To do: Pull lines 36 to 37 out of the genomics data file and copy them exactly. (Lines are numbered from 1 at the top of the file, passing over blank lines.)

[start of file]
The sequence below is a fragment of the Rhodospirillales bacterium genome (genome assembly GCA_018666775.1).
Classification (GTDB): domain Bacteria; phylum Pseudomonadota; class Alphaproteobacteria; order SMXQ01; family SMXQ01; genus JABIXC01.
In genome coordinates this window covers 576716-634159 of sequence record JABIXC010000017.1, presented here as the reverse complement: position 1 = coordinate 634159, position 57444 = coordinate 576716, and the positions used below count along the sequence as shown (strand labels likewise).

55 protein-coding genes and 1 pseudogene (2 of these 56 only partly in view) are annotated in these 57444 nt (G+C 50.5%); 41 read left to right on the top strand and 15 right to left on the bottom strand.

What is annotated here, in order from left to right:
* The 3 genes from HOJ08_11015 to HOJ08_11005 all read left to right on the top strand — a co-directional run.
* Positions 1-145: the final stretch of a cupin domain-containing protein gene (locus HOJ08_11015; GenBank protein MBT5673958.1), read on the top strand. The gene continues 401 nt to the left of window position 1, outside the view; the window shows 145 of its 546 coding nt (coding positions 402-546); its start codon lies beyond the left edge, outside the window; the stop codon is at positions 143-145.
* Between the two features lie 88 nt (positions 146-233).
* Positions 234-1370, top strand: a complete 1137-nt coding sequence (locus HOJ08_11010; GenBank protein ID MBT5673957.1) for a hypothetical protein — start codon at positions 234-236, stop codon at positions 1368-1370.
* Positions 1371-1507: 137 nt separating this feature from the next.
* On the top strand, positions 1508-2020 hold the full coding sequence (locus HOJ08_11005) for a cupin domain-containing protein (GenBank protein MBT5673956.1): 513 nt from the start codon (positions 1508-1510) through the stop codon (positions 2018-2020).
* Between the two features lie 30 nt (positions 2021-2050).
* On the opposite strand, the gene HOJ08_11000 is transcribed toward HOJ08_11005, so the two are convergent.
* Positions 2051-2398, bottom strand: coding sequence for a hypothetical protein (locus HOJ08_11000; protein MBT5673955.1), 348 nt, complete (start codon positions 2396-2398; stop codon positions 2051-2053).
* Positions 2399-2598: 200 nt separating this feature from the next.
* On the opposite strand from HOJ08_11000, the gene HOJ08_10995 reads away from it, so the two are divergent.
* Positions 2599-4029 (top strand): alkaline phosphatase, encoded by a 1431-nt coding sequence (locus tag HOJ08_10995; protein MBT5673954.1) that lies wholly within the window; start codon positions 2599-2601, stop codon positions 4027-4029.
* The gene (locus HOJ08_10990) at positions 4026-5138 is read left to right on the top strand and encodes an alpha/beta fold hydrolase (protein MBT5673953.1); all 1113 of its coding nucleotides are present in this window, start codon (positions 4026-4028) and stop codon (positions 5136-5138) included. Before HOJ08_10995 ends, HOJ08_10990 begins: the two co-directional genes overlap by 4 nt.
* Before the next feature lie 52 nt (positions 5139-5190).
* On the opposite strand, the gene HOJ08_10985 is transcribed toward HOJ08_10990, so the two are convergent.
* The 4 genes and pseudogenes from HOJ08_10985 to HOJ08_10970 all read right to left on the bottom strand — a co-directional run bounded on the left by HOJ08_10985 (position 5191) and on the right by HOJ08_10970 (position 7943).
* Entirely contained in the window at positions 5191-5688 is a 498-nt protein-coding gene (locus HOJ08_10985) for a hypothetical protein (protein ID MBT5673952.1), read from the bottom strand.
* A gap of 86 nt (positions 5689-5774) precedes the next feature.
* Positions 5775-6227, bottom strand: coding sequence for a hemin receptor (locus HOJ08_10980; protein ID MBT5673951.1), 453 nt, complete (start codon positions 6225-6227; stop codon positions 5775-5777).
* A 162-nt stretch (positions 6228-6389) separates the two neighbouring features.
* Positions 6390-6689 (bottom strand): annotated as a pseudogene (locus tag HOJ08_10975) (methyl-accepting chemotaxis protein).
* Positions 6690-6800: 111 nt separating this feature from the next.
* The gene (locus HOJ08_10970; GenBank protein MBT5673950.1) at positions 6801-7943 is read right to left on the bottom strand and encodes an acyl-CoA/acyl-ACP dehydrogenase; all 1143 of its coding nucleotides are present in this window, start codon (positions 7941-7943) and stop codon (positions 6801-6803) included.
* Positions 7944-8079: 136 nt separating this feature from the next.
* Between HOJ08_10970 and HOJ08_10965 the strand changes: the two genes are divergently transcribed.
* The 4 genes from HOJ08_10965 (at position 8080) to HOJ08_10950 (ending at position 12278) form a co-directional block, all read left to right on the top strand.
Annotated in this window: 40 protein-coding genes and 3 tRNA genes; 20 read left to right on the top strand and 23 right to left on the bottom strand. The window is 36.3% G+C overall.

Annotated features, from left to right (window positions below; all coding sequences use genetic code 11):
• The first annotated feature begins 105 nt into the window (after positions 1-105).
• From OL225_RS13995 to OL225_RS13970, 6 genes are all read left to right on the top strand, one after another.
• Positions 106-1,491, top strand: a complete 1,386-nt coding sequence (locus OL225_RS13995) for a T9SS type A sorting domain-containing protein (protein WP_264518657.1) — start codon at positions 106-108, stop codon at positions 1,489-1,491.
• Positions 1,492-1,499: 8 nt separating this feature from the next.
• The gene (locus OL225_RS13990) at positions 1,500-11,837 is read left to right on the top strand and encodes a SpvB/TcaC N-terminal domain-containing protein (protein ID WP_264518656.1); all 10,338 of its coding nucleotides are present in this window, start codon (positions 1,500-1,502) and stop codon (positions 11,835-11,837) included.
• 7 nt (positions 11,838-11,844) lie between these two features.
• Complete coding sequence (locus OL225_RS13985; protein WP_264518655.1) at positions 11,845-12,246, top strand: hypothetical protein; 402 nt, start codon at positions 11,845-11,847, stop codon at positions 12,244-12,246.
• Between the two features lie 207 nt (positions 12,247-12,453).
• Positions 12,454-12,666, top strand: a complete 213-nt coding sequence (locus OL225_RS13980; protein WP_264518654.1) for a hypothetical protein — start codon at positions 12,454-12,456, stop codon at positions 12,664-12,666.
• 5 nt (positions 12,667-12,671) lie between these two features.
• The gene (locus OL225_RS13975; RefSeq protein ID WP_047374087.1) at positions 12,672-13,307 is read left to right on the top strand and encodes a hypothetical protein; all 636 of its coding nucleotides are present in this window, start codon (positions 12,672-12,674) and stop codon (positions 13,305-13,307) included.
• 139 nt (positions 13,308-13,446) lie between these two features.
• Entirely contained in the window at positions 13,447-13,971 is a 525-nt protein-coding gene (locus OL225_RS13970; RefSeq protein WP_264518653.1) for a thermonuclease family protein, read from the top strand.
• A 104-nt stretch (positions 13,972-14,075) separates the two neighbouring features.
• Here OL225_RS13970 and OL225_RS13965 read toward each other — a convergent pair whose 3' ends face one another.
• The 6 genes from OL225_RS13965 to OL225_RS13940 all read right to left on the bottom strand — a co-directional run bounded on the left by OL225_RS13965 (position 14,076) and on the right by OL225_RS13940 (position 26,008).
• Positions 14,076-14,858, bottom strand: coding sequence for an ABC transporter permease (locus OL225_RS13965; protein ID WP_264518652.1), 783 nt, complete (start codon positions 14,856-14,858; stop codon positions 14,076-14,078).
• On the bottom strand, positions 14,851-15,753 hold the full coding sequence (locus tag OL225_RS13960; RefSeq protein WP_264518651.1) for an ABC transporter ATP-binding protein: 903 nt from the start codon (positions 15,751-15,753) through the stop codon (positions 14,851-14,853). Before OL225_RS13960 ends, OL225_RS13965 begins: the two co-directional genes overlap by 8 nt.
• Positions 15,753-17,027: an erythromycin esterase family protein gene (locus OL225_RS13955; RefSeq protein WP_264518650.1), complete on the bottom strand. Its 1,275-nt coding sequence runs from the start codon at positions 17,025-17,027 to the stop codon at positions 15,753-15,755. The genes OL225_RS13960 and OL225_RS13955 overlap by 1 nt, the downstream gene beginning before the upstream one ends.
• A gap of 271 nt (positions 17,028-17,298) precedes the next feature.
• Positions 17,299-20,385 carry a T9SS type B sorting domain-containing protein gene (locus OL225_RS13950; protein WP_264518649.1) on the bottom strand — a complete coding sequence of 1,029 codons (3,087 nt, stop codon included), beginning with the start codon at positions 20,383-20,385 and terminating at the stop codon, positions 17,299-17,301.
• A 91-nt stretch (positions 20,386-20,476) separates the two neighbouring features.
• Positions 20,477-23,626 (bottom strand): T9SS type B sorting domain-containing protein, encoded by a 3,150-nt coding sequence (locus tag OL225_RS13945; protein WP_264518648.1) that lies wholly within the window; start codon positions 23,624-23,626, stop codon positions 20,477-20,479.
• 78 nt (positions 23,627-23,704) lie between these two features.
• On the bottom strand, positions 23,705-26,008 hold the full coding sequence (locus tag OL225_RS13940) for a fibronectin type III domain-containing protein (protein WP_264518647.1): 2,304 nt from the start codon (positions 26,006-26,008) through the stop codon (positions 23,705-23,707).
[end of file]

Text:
• Positions 106-1,491, top strand: a complete 1,386-nt coding sequence (locus OL225_RS13995) for a T9SS type A sorting domain-containing protein (protein WP_264518657.1) — start codon at positions 106-108, stop codon at positions 1,489-1,491.
• Positions 1,492-1,499: 8 nt separating this feature from the next.